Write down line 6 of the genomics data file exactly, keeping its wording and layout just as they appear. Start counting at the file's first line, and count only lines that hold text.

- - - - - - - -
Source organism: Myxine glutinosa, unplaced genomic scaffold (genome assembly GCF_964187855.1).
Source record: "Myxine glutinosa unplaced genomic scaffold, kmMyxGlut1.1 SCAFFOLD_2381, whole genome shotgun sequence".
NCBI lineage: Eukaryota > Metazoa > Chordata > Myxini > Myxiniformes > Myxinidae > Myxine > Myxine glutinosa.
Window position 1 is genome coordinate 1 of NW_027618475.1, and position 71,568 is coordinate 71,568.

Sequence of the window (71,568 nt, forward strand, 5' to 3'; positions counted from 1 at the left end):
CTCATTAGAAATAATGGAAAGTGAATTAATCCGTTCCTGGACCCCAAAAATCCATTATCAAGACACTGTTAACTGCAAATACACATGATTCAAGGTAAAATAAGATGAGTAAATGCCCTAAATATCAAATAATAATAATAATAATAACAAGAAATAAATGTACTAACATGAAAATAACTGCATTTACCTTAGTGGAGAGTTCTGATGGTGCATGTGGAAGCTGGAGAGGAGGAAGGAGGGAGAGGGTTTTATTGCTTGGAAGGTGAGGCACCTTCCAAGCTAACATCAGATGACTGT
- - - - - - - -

CTCATTAGAAATAATGGAAAGTGAATTAATCCGTTCCTGGACCCCAAAAATCCATTATCAAGACACTGTTAACTGCAAATACACATGATTCAAGGTAAAATAAGATGAGTAAATGCCCTAAATATCAAATAATAATAATAATAATAACAAGAAATAAATGTACTAACATGAAAATAACTGCATTTACCTTAGTGGAGAGTTCTGATGGTGCATGTGGAAGCTGGAGAGGAGGAAGGAGGGAGAGGGTTTTATTGCTTGGAAGGTGAGGCACCTTCCAAGCTAACATCAGATGACTGT